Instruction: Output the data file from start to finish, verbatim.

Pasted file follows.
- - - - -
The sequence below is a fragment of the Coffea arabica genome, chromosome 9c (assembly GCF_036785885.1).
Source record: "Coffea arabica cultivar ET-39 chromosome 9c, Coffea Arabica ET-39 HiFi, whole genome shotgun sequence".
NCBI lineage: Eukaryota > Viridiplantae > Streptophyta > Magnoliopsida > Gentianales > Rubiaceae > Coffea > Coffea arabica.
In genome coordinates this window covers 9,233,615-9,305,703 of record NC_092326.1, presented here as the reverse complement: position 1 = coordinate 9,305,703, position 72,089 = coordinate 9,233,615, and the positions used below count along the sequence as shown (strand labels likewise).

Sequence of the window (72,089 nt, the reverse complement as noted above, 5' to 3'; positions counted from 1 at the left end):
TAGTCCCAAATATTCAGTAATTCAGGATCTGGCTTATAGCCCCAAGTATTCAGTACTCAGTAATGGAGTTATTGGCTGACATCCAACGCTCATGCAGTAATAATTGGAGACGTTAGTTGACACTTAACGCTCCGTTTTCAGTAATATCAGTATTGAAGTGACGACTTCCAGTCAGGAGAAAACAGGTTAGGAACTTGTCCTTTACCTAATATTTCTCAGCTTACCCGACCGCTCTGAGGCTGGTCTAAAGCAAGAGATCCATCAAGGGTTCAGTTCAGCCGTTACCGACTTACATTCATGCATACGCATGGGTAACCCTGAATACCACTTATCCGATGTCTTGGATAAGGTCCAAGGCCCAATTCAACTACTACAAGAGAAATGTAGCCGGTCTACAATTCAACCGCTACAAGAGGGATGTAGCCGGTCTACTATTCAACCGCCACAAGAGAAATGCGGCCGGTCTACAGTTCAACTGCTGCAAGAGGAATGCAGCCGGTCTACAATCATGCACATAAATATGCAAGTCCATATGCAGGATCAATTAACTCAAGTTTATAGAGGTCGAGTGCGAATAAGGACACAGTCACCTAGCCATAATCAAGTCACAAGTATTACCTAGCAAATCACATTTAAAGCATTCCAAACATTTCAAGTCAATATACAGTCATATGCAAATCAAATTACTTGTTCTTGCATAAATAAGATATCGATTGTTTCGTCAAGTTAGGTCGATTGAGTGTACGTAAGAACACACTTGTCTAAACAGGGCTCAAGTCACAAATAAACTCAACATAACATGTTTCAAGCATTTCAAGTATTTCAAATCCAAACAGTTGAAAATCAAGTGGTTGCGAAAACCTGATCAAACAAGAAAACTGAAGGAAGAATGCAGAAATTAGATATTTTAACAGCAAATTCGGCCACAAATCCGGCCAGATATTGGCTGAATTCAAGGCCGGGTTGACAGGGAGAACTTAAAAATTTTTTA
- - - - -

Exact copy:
The sequence below is a fragment of the Coffea arabica genome, chromosome 9c (assembly GCF_036785885.1).
Source record: "Coffea arabica cultivar ET-39 chromosome 9c, Coffea Arabica ET-39 HiFi, whole genome shotgun sequence".
NCBI lineage: Eukaryota > Viridiplantae > Streptophyta > Magnoliopsida > Gentianales > Rubiaceae > Coffea > Coffea arabica.
In genome coordinates this window covers 9,233,615-9,305,703 of record NC_092326.1, presented here as the reverse complement: position 1 = coordinate 9,305,703, position 72,089 = coordinate 9,233,615, and the positions used below count along the sequence as shown (strand labels likewise).

Sequence of the window (72,089 nt, the reverse complement as noted above, 5' to 3'; positions counted from 1 at the left end):
TAGTCCCAAATATTCAGTAATTCAGGATCTGGCTTATAGCCCCAAGTATTCAGTACTCAGTAATGGAGTTATTGGCTGACATCCAACGCTCATGCAGTAATAATTGGAGACGTTAGTTGACACTTAACGCTCCGTTTTCAGTAATATCAGTATTGAAGTGACGACTTCCAGTCAGGAGAAAACAGGTTAGGAACTTGTCCTTTACCTAATATTTCTCAGCTTACCCGACCGCTCTGAGGCTGGTCTAAAGCAAGAGATCCATCAAGGGTTCAGTTCAGCCGTTACCGACTTACATTCATGCATACGCATGGGTAACCCTGAATACCACTTATCCGATGTCTTGGATAAGGTCCAAGGCCCAATTCAACTACTACAAGAGAAATGTAGCCGGTCTACAATTCAACCGCTACAAGAGGGATGTAGCCGGTCTACTATTCAACCGCCACAAGAGAAATGCGGCCGGTCTACAGTTCAACTGCTGCAAGAGGAATGCAGCCGGTCTACAATCATGCACATAAATATGCAAGTCCATATGCAGGATCAATTAACTCAAGTTTATAGAGGTCGAGTGCGAATAAGGACACAGTCACCTAGCCATAATCAAGTCACAAGTATTACCTAGCAAATCACATTTAAAGCATTCCAAACATTTCAAGTCAATATACAGTCATATGCAAATCAAATTACTTGTTCTTGCATAAATAAGATATCGATTGTTTCGTCAAGTTAGGTCGATTGAGTGTACGTAAGAACACACTTGTCTAAACAGGGCTCAAGTCACAAATAAACTCAACATAACATGTTTCAAGCATTTCAAGTATTTCAAATCCAAACAGTTGAAAATCAAGTGGTTGCGAAAACCTGATCAAACAAGAAAACTGAAGGAAGAATGCAGAAATTAGATATTTTAACAGCAAATTCGGCCACAAATCCGGCCAGATATTGGCTGAATTCAAGGCCGGGTTGACAGGGAGAACTTAAAAATTTTTTA